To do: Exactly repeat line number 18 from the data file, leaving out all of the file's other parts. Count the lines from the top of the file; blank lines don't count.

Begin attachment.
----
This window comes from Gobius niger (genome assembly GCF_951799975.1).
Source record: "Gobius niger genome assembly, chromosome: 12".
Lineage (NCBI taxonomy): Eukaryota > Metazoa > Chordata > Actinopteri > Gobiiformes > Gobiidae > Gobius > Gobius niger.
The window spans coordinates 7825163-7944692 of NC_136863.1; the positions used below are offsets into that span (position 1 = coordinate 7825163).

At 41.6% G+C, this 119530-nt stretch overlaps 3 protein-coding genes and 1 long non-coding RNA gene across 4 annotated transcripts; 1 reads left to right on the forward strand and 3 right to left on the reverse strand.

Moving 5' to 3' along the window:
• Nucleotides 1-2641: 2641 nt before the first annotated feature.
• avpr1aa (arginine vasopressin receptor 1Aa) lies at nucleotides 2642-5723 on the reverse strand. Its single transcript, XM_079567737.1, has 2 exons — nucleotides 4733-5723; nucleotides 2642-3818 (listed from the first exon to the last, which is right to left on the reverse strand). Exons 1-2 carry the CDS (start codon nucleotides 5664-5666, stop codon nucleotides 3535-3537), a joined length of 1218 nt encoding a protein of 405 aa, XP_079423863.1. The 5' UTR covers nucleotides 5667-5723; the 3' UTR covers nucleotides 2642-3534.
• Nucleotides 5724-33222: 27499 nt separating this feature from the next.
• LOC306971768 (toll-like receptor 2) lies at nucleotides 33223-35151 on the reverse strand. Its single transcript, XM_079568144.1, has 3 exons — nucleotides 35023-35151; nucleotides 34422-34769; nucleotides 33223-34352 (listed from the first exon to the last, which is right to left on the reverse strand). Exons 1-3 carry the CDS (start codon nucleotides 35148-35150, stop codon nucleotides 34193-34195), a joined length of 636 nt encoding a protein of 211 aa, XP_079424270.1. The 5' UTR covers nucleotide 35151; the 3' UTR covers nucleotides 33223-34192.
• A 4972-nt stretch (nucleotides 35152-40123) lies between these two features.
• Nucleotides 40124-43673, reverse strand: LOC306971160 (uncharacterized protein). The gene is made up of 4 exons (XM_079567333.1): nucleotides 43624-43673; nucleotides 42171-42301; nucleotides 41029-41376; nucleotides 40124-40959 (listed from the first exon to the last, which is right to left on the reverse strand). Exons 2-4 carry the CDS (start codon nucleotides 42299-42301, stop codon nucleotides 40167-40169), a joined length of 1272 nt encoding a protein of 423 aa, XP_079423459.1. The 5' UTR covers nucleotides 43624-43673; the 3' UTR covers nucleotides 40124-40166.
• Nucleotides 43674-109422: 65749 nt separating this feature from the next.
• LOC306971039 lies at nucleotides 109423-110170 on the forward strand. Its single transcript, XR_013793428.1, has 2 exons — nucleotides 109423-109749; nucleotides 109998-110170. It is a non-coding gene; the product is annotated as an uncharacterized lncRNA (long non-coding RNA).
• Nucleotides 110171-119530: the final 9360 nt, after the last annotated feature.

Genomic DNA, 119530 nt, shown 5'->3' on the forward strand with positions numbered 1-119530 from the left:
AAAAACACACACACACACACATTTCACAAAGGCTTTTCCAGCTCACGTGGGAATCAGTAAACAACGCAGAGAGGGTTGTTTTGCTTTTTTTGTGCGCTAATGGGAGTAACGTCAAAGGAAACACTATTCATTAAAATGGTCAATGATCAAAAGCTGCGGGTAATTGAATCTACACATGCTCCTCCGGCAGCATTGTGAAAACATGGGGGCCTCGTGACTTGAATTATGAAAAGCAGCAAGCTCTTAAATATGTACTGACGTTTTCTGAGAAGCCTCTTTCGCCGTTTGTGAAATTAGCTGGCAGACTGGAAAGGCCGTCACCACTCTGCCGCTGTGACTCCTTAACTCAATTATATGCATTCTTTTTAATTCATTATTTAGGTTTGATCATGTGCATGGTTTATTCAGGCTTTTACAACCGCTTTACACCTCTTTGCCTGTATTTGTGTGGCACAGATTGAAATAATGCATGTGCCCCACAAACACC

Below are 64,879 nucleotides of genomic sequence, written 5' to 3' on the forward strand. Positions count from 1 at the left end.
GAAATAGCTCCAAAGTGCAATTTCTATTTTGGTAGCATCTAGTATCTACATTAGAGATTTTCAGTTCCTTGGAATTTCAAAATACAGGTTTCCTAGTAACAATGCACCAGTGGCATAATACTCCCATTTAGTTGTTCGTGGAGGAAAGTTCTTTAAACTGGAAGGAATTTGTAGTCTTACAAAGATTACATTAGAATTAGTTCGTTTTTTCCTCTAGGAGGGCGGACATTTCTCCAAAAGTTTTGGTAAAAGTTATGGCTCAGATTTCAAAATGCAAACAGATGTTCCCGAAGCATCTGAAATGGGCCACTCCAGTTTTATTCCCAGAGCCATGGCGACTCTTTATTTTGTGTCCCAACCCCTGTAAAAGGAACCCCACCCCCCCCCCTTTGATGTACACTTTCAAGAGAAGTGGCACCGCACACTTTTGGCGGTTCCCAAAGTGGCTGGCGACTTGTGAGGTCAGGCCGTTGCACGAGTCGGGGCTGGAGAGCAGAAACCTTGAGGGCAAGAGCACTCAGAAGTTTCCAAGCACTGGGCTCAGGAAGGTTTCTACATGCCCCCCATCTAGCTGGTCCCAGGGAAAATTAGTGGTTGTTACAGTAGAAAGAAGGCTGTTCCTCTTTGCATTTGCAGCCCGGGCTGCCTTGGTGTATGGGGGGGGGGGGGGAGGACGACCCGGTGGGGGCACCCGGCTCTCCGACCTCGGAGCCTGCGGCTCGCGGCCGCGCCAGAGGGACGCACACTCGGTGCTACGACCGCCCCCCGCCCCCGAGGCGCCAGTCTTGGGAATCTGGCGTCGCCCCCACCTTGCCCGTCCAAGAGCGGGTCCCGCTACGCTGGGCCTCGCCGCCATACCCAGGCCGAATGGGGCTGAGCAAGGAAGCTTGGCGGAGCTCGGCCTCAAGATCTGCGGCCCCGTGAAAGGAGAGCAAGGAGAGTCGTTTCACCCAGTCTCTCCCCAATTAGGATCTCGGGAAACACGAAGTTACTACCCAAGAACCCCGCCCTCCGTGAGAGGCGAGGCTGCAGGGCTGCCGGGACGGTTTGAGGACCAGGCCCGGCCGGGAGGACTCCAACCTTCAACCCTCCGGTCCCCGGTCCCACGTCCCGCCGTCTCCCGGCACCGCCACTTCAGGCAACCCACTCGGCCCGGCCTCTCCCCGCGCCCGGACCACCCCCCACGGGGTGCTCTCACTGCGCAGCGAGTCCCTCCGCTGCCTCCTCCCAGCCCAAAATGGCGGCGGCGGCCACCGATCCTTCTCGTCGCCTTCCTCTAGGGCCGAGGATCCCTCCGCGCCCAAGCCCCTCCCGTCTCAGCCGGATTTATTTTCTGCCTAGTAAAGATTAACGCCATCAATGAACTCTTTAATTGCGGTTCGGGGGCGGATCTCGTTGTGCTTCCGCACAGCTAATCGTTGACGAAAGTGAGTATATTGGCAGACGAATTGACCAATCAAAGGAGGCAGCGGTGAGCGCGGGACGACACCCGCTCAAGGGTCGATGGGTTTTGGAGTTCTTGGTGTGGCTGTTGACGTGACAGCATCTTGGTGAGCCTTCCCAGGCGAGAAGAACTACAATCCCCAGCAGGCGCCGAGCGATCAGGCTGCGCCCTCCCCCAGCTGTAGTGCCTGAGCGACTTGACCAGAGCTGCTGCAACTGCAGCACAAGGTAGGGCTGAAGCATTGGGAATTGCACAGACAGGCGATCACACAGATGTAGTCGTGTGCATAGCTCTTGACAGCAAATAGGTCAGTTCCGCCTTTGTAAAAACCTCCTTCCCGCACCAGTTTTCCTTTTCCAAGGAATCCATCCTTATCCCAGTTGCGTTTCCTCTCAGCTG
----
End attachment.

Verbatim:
Below are 64,879 nucleotides of genomic sequence, written 5' to 3' on the forward strand. Positions count from 1 at the left end.